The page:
Jason Baum 32:51
You know, for those who listened to the podcast, I often bring up my daughter, and parenting because I feel like many things that we deal with in issues that we deal with in the workforce, or just in life can often go just go back to a parenting skill 100%. And I think about, so my daughter’s four and a half. She misses a cut off. So she’ll, she has another, you know, year to go for kindergarten. But we’re teaching them the transition, right? She’s in preschool or pre-K. And it’s a very hard transition of home school, how you act in two different environments. It’s so interesting, because it’s like, telling someone who has no frame of reference that they can’t act a certain way in one area is a very, it’s like, what, why I don’t get it. And I feel like as a society, we don’t get it either. It’s like we’re trying to basically unlearn some of that, too. I think it’s good that we’re going through this because it does seem silly that of course, you can’t like scream out in the middle of a lesson at school and you’re not going to go around work telling at the most personal thing about you that might be incriminating or weird, or I don’t know, like, you’re just there are just things you don’t say, right. But there are things that we can share and there and we shouldn’t be human. Right.
Sara Faatz 34:14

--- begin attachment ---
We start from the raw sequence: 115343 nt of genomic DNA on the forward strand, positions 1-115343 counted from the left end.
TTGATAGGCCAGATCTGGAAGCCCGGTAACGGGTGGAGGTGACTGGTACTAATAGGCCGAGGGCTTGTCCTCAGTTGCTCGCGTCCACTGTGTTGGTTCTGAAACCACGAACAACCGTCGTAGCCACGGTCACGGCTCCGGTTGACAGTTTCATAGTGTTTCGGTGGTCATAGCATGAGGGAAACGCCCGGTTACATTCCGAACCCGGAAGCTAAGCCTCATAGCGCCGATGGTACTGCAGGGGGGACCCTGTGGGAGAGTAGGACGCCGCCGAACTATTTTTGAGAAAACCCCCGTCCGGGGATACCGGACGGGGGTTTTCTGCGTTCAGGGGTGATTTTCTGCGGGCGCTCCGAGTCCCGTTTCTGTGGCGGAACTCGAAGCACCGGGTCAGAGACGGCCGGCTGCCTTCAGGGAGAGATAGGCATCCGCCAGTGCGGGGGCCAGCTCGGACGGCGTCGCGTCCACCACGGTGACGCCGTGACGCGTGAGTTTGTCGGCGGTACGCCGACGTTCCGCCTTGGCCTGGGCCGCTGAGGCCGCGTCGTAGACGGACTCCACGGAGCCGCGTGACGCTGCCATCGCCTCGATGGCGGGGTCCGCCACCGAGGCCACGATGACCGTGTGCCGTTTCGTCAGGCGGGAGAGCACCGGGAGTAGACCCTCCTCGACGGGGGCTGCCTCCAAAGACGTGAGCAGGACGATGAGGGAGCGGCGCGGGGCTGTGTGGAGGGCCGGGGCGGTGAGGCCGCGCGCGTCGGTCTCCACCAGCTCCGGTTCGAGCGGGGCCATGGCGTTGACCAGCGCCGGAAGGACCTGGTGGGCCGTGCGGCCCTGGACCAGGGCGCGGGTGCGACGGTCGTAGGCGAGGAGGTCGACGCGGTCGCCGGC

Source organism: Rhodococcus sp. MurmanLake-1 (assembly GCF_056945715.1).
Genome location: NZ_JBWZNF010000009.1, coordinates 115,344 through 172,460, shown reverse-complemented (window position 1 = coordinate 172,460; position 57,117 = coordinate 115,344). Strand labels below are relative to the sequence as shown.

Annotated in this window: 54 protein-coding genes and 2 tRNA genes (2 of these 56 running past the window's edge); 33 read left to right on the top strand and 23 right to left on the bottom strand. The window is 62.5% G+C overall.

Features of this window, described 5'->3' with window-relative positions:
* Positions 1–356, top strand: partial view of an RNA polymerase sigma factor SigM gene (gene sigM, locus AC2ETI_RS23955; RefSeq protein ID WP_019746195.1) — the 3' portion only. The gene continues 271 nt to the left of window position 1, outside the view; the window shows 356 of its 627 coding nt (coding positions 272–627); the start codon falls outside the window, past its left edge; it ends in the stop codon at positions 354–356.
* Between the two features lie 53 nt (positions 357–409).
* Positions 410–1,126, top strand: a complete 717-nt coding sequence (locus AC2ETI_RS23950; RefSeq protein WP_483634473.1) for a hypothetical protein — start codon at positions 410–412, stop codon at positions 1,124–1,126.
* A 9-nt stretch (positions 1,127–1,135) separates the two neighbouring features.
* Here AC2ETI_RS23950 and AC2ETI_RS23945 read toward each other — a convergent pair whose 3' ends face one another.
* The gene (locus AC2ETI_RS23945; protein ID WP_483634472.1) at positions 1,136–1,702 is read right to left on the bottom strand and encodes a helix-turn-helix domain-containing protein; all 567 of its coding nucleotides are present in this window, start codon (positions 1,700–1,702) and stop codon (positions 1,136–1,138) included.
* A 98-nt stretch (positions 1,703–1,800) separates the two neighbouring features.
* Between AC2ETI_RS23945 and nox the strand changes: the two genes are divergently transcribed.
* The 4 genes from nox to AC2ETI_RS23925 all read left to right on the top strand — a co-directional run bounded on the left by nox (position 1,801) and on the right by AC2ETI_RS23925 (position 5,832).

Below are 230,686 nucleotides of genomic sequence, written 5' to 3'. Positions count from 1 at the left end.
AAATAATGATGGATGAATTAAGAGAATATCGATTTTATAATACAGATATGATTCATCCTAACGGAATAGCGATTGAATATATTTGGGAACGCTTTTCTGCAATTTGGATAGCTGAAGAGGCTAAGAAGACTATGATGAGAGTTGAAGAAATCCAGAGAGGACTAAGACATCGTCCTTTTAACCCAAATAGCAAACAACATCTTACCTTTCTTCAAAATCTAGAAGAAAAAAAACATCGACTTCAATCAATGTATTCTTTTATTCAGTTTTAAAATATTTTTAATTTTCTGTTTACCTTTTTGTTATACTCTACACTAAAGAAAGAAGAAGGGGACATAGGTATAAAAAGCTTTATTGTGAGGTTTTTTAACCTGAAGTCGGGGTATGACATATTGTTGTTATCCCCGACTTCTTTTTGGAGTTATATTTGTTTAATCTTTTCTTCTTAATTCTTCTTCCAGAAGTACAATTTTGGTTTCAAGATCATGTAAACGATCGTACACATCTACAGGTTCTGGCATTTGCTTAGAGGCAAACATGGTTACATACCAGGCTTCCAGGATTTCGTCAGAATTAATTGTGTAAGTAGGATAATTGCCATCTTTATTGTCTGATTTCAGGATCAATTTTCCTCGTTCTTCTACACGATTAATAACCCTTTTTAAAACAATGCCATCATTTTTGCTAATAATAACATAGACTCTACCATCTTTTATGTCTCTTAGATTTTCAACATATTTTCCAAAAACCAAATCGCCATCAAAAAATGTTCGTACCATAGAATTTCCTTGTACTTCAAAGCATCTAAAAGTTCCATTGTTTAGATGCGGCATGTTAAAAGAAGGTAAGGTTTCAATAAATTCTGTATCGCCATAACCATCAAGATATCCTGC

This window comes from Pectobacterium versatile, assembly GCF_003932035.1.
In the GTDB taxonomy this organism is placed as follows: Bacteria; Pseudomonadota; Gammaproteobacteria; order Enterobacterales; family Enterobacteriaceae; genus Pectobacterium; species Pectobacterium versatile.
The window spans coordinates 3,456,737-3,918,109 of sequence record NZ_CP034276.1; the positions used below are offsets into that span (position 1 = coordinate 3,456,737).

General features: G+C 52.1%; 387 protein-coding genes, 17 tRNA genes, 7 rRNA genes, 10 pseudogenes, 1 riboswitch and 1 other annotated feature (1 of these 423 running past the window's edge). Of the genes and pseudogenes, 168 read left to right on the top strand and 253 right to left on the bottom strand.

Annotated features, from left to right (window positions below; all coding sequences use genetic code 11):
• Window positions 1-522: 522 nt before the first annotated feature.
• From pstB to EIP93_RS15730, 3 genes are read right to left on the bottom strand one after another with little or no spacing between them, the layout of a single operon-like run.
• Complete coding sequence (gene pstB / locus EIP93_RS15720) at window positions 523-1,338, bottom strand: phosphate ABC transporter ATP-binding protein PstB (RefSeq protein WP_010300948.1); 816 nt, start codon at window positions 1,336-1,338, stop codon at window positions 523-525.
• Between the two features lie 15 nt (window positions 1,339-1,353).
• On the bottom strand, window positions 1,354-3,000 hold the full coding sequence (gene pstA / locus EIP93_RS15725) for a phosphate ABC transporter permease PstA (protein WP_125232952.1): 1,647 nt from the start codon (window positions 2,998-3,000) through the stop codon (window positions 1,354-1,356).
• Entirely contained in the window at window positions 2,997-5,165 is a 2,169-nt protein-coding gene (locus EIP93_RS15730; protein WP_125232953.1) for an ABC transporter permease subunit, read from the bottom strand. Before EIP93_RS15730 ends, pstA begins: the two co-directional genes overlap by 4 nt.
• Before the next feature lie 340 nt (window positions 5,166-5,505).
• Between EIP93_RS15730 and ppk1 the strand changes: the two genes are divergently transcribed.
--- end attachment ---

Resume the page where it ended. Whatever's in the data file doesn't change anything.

Yeah, yeah. Because at the end of the day, we are all human right? And when you start can look at I think this is probably an hopefully the next step in the evolution in the changes that are happening in society, I think, when we can stop and understand that everybody has human right and see their vulnerabilities and see who they are. We also can start to understand intent, right? So by understanding intent, you aren’t necessarily going to be offended by something that somebody said over here because you understand where they’re coming from. Right and so and but I also agree with you as a parent, yes, there are things you know, my I mentioned to you, I think, hockey I love watching hockey. My daughter is an ice hockey player. She’s actually we actually leave next week for Philadelphia. She’s playing in the US, USA Hockey national. Oh, wow, that’s awesome. And yeah, thank you good luck to her. Thank you. We’re super excited about that. But you know, as a, as an athlete, and even growing up, she’s been playing hockey since she was four. She has been around hockey, she heard some things in the locker room, you know, with the older kids, and now she is an older kid. But I, we’ve always said, there’s a time and a place for things right, you know, and so you do, you do still have to have boundaries? There’s no question about that. But to think that any of us is just what we do at work, or just what we do at home is very silly. And I think, again, the pandemic has opened up, you and I are sitting here and I’m seeing, you know, the inside of your office, you’re seeing mine, usually I would have it’s spring break here. So I had to let everybody know, you and I are talking. So please don’t come into the office. But you know, they’re usually there’s a dog who walks in, or my daughter who checks in or something along those lines. So, you know, I think that those, we do have to find that balance.